Effects of dexamethasone on fibre subtypes in rat muscle
Livingstone, I., Johnson, M.A. and Mastaglia, F.L. (1981) Effects of dexamethasone on fibre subtypes in rat muscle. Neuropathology and Applied Neurobiology, 7 (5). pp. 381-398.
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The extent to which dexamethasone treatment produced atrophy of fast-twitch (EDL) and slow-twitch (SOL) muscles in the rat was investigated. The mean weight of steroid-treated EDL muscles was decreased as compared to normal, whereas SOL muscles from normal and dexamethasone-treated animals showed no significant difference. Muscle fibre diameters also showed comparatively minor changes in SOL, which consists of Type 1 (slow oxidative) and Type 2A (fast oxidative/glycolytic) fibres. Rat EDL contains, in addition to Type 1 and Type 2A fibres, two sub-populations of fast glycolytic fibres (Types 2B and 2B'). These fibre types showed the most severe degree of atrophy both after dexamethasone treatment and after denervation. The mean ratio of the weights of denervated to innervated EDL muscles was lower in steroid-treated rats than in normal animals suggesting that the atrophy produced by steroid treatment in conjunction with denervation was more than simply additive. Analysis of the proportions of histochemical fibre types in SOL and EDL showed that dexamethasone treatment produced no major alterations in the fibre type constitution of these muscles. However, further histochemical studies showed that there was relatively severe impairment of myophosphorylase activity in Type 2B' (fast glycolytic) fibres as compared to other fibre types; conversely Type 1 fibres frequently contained increased myophosphorylase. Levels of β-hydroxybutyrate dehydrogenase were low in both normal and steroid-treated EDL but high in SOL which also showed higher general oxidative activity. It is suggested that the particular susceptibility of fast glycolytic fibres to atrophy as a result of steroid treatment may be linked to: 1 the relatively severe reduction of myophosphorylase activity in these fibres and 2 their comparative inability to utilize alternative energy sources, especially substrates derived from free fatty acids.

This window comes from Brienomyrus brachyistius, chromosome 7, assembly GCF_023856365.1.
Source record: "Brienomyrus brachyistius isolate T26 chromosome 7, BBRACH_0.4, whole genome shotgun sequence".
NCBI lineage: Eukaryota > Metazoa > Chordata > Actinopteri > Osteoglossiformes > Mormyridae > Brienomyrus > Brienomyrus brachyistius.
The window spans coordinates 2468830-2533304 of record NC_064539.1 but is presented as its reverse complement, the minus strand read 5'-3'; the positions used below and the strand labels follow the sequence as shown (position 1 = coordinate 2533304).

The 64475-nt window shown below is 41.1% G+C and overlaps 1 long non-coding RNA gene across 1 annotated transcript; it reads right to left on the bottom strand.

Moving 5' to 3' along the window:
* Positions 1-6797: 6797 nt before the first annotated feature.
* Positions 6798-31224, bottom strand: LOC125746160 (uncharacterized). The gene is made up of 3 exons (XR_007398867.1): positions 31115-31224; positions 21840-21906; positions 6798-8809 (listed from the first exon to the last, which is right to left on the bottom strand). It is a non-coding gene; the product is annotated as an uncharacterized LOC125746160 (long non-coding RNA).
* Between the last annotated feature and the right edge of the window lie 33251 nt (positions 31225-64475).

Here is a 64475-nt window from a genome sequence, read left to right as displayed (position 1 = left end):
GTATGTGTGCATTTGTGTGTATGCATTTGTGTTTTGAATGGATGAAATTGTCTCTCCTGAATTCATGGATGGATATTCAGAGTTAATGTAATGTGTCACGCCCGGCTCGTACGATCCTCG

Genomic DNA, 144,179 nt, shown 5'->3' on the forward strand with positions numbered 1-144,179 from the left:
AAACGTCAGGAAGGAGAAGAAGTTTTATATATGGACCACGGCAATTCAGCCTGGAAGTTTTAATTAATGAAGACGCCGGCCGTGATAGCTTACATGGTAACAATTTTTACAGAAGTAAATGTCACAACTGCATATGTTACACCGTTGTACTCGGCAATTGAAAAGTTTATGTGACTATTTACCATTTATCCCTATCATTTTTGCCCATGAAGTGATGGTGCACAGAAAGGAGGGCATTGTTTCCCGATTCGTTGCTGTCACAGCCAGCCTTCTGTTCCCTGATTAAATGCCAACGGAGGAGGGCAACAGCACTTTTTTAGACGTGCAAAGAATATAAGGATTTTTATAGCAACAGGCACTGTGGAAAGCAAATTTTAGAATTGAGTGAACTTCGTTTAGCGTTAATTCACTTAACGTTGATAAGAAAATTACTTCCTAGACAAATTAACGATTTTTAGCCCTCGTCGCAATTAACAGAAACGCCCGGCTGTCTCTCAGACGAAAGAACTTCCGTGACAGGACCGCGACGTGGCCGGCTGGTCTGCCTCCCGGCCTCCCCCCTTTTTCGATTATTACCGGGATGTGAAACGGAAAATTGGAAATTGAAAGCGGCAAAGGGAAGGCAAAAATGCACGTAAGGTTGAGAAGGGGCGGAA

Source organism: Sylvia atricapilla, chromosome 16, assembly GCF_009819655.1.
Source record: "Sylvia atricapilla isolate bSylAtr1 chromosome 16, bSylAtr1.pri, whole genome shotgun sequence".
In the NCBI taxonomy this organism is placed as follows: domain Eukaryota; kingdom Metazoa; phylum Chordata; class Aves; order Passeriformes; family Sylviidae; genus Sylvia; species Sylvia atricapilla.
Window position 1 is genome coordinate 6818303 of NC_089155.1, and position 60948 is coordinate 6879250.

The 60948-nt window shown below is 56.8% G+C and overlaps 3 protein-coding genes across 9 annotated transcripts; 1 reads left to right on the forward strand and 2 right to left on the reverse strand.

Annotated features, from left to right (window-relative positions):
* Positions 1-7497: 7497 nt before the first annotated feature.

|Publication Type:||Journal Article|
|Copyright:||1981 Blackwell Scientific Publications|
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